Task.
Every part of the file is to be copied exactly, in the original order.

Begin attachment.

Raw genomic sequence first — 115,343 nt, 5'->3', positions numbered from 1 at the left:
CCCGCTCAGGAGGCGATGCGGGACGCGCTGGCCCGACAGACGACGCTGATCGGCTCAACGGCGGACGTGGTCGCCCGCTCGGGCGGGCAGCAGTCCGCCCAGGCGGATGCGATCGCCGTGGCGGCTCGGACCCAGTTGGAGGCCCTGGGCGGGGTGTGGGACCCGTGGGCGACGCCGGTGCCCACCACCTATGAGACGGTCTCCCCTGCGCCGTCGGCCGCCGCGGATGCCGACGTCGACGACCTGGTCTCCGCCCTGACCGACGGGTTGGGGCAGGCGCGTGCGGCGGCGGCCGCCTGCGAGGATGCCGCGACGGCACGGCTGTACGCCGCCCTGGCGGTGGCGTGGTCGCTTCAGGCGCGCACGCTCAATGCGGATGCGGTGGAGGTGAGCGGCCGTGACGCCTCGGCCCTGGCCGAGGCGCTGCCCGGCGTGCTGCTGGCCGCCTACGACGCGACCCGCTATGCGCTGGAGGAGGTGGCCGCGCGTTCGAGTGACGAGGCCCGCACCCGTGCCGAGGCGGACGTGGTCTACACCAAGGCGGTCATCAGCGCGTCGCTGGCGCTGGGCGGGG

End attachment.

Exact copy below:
Raw genomic sequence first — 115,343 nt, 5'->3', positions numbered from 1 at the left:
CCCGCTCAGGAGGCGATGCGGGACGCGCTGGCCCGACAGACGACGCTGATCGGCTCAACGGCGGACGTGGTCGCCCGCTCGGGCGGGCAGCAGTCCGCCCAGGCGGATGCGATCGCCGTGGCGGCTCGGACCCAGTTGGAGGCCCTGGGCGGGGTGTGGGACCCGTGGGCGACGCCGGTGCCCACCACCTATGAGACGGTCTCCCCTGCGCCGTCGGCCGCCGCGGATGCCGACGTCGACGACCTGGTCTCCGCCCTGACCGACGGGTTGGGGCAGGCGCGTGCGGCGGCGGCCGCCTGCGAGGATGCCGCGACGGCACGGCTGTACGCCGCCCTGGCGGTGGCGTGGTCGCTTCAGGCGCGCACGCTCAATGCGGATGCGGTGGAGGTGAGCGGCCGTGACGCCTCGGCCCTGGCCGAGGCGCTGCCCGGCGTGCTGCTGGCCGCCTACGACGCGACCCGCTATGCGCTGGAGGAGGTGGCCGCGCGTTCGAGTGACGAGGCCCGCACCCGTGCCGAGGCGGACGTGGTCTACACCAAGGCGGTCATCAGCGCGTCGCTGGCGCTGGGCGGGG